I realised that many Huns also avoid using the word Celtic. I noticed that this extended to the media. ( The ones who always say Rangers and Celtic- never Celtic and Rangers – who generalise a question about Celtic into an answer about the ‘Old Firm’ even though the question was about us)




    Fergus used Celtic Park always with interviewers, make them say the word, make them write it down, make them use it at every opportunity.


    I noticed that Huns in work were slightly irritated .


    It was then that got fully on board with Fergus I have used Celtic Park since.



    When i hear Celtic fans say… ” it’ll always be Parkhead ” it doesn’t annoy me so much as it used to. However I always remind them that if for no other reason than winding up Huns , at least use it when in their company.



    We have many Celtic songs which refer to Glasgow Celtic, they are great songs , but they annoy me a little. We are not just one of the many Celtic football teams in world football.


    We are Celtic.


    We do not need to clarify ,who we are, by saying Glasgow Celtic.



    There are many Open Golf Championships around the world.


    The US Open, Irish Open, Scottish Open, etc.


    The R&A never , ever, refer to the British Open…..


    It is always


    “The Open Championship”



    We are the first ,the original,



    Celtic Football Club ( I hear you now Tommy )



    We are Celtic.



    Other point….


    Naming rights should never be sold.


    I see posters saying things like


    ” let’s take the money , I’ll always call it Celtic Park ( or Parkhead)”



    We also choose stadium names that we would like.


    The Adidas Celtic Park


    The Guinness Stadium etc.



    Look at Livingston Almondvale Stadium has previously benn called


    City Stadium ( City Group sponsorship)


    West Lothian Courier Stadium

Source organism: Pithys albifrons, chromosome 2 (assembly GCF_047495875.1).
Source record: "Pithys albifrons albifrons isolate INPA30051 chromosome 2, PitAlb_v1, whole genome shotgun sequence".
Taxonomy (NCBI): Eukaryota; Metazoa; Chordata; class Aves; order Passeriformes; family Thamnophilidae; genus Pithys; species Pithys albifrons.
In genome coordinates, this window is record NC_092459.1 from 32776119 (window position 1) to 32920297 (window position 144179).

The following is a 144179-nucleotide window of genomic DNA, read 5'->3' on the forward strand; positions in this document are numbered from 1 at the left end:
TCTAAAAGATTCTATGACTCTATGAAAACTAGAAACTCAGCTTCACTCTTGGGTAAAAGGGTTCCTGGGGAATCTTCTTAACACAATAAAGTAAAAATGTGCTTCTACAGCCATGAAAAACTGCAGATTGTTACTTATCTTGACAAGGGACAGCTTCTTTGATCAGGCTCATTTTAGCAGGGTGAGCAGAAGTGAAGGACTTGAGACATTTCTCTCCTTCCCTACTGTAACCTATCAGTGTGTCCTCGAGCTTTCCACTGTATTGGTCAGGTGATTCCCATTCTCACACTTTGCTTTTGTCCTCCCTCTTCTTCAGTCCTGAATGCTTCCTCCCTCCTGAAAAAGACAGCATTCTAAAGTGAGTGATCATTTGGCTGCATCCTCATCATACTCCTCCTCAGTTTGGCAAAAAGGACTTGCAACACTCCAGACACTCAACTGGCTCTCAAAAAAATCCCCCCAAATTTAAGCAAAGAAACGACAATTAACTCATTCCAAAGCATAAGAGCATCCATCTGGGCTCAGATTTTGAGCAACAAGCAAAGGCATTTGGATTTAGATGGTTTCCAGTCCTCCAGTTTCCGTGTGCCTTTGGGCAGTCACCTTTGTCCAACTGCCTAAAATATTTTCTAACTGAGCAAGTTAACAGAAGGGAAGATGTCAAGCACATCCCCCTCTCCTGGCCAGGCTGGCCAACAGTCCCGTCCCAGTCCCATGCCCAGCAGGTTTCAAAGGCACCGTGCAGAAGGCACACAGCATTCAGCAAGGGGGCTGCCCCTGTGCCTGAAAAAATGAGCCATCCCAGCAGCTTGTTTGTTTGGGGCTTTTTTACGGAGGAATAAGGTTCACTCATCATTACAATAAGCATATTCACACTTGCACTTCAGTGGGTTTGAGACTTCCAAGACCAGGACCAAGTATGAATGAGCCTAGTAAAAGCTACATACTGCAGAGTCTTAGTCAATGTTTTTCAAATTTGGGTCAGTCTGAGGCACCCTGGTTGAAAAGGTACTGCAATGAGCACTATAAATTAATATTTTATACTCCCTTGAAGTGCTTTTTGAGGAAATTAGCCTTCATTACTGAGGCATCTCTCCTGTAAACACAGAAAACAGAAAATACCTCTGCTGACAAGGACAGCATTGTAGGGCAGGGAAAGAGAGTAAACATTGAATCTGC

Tony Macaroni Stadium



    Think of the worst sponsorship association you imagine , and imagine that name stuck as a Prefix to Celtic.


    Some things should not be for sale , at any price.


    The Celtic jersey should never have been sullied by sponsorship …at any price.



    The Onlooker

  6. The only other football ground in the world that I can think of with the same dilemma as us over its name is the one shared by Inter and AC. Most people know it as the San Siro but it’s actually the Giuseppe Meazza Stadium. It stands in the San Siro area of Milan. Similarly, though no longer in existence, West Ham’s old ground was always referred to as Upton Park but many Hammers fans referred to it as the Boleyn Ground.

  7. From rutherglen we would say we were going ‘ower by’…as in “are you gaun ower by oan saturday?”


    But it doesn’t really matter what we call it, does it?

  8. Three ex Celtic left backs all started for their clubs last night . Tierney struggled against Mo Salah. Andy Roberston gifted a goal for Arsenal and Aaron Hickey got subbed after an eventful debut for Bologna






    Danny Fox CSC

  9. What’s in a name.




    What’s in a name? that which we call a rose


    By any other name would smell as sweet;


    So Romeo would, were he not Romeo call’d,


    Retain that dear perfection which he owes


    Without that title.



    Juliet CSC

  10. “Parkhead” is used to describe Celtic Park, so the word Celtic is not overused, and given continual prominence.



    In the late 50’s and early 60’s it was The Rangers that was used in the press at the time, strange they don’t use that now, wonder why?? :)).



    It’s much the same as Rangers new signing jetting in, were as Celtic’s was coming up the road or arriving.



    Does the Scotland National Team or are Cup Finals held in a stadium called Mount Florida?



    Celtic Park, is situated in Parkhead, Glasgow.



    Remember too Walter of no surname, and Mr Struth, never Bill Struth, or it was Boris and Corbyn never Johnson and Jeremy, small details but very relevant in the bigger picture as to how people perceive things, if you use Parkhead to describe Celtic Park, you’re not some big bad person, or less a fan, but you have totally fallen for the way they want you to think, por cierto.

  11. Really enjoying the Blog today.






    Enjoyed your posts last night. I don’t know if you have a source who gives you information about what is happening/ has happened inside Celtic Park and the machinations that have gone on between PL, DD, BR, MON, NL etc or if you hear, read snippets of information from a variety of sources and link them to events that have occurred and draw your own conclusions but I always read your posts. I don’t take them as sacrosanct but they are always worth a read and provide food for thought.

  12. While we’re on the subject of pet hates in the use of words – I’m weary of people that use the term Roman Catholic as opposed to Catholic.



    I’ve mischievously told people in the past that I’m an Irish Catholic and have no Italian blood that I’m aware off when they used the term. It didn’t go down well :)